Is homosexuality moral or immoral? Issues of diversity and academic freedom (and consequent disinvitations of campus speakers) are impossible to sort out until we know how we can even answer that question—until we know what moral foundation we’re standing on, and who if anyone is going to keep us accountable for failing to standing on it.

The unified testimony of the Bible and of the church throughout history is that homosexual acts and desires are immoral—because all sexual acts and desires outside the bounds of heterosexual monogamy are sin (see Jesus in Matt 19). When Princeton students deny this, they actually take aim at the the gospel, or perhaps its flip-side, by virtue of delisting the human sins which make us need it. The Bible makes homosexuality (and sexual immorality, and idolatry, and adultery, and theft, and greed, and drunkenness, and reviling, and swindling) a sin that keeps people out of the kingdom of God. And I want you to know that just now as I read 1 Corinthians 6 I experienced a wave of genuine fear—fear of the Lord. I have been guilty of several of the sins on the list. I don’t aim this passage merely at others. I dare not justify my own (heterosexual) lustful thoughts, my own greed, etc., or anyone else’s, lest I alter the biblical terms by which I can be said to be a member of that divine kingdom. Thank God for the blood of Christ and the sanctifying power of the Spirit. I am not as I once was. God has granted me repentance.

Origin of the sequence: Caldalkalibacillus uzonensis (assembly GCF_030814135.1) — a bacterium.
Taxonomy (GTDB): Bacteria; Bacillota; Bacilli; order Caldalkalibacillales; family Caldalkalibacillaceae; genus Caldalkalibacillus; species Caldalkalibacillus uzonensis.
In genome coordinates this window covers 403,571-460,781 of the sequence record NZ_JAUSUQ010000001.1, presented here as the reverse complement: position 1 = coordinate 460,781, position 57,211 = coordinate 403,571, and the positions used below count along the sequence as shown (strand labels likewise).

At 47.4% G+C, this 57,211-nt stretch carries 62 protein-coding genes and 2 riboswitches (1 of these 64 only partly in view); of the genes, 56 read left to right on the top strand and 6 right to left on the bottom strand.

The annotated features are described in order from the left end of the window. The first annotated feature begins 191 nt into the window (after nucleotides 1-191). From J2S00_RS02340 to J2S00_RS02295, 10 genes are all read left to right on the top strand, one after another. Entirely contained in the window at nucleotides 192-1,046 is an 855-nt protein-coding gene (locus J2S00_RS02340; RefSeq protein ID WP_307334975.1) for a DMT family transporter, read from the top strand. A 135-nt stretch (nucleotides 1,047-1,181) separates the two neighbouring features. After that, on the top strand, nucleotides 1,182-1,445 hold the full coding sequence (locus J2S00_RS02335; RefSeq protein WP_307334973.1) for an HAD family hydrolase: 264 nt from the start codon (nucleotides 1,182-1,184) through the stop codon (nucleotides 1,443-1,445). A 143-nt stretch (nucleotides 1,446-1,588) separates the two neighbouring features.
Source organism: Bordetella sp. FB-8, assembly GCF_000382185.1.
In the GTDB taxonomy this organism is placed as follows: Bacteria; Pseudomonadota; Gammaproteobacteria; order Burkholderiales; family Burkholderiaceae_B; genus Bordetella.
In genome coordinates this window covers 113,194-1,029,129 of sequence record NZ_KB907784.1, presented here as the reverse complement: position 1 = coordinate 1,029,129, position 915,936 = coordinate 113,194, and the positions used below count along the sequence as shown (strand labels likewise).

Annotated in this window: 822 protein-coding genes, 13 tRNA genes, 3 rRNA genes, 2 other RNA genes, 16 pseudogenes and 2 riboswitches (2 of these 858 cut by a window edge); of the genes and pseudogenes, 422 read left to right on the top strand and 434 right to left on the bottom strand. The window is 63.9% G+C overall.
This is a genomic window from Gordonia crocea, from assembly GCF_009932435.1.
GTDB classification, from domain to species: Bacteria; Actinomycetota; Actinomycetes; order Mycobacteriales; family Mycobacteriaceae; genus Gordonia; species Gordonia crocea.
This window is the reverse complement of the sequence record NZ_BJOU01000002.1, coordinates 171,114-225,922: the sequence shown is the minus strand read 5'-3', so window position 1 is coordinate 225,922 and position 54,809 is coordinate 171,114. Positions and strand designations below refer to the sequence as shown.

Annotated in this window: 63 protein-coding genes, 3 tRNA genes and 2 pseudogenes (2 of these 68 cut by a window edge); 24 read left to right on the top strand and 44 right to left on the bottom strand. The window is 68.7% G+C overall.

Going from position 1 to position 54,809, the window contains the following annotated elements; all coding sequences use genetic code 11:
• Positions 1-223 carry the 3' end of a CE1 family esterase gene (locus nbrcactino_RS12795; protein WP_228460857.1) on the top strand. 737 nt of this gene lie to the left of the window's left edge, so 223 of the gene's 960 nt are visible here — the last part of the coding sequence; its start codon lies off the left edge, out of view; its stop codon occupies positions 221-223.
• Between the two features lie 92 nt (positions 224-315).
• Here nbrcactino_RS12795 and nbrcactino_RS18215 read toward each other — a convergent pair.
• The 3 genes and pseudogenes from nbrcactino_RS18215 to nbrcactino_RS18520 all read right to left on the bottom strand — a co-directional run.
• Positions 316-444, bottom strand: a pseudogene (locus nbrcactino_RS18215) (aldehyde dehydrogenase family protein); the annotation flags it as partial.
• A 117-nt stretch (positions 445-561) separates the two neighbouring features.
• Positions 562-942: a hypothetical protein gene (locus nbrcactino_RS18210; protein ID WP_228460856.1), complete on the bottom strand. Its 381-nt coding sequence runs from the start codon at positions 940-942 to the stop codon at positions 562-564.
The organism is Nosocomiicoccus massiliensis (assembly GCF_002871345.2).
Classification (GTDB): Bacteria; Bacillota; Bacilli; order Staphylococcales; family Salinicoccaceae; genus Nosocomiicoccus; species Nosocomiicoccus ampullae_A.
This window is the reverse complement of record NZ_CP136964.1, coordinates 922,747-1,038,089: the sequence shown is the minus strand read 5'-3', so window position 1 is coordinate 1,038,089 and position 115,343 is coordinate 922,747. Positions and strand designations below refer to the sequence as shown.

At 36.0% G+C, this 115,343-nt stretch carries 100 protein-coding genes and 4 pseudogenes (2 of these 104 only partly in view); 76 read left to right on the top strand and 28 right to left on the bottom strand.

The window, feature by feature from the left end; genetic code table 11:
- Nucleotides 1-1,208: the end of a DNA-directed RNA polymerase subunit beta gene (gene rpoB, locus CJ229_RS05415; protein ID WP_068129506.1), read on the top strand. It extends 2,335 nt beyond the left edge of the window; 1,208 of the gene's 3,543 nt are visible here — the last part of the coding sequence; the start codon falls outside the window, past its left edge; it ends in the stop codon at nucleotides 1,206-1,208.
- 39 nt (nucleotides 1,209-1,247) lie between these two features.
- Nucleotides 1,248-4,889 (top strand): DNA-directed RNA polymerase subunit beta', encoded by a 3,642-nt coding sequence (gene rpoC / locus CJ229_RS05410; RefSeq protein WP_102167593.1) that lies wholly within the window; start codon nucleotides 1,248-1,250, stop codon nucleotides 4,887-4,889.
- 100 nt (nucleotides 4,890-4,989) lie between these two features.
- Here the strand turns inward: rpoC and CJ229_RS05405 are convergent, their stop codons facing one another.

The best brief book I know on the topic of homosexuality is still Kevin DeYoung’s What Does the Bible Really Teach about Homosexuality? And the best endorsement of that book I’ve seen comes from an Amazon reviewer who gave the book two stars:

I did not find this book as useful as I anticipated. It seemed to me to revert back to, “The Bible says it, so that settles it.”

A Profound Contradiction at the Heart of the New Left

Super helpful, from Alan Jacobs, reviewing a book by Roger Scruton:

Scruton gives two reasons for bringing [the subjects of his book on leftism] together here. The first is that they have all identified themselves as leftists…. The second is that “they illustrate an enduring outlook on the world, and one that has been a permanent feature of Western civilization at least since the Enlightenment.” That outlook is composed of two major commitments, or proclaimed commitments anyway: to liberation of individuals from oppressive existing structures, especially political, familial, and religious; and to social justice, usually conceived as requiring the elimination of political and economic systems that create inequality.

Scruton rightly notes that much of the internal tension, at times exploding into hatred, among figures of the New Left arises because these two commitments are pretty clearly not compatible: the more fully people are liberated, the more energetically they will create and sustain various forms of inequality, while equality can only be enforced at the cost of placing strict limits on personal freedom.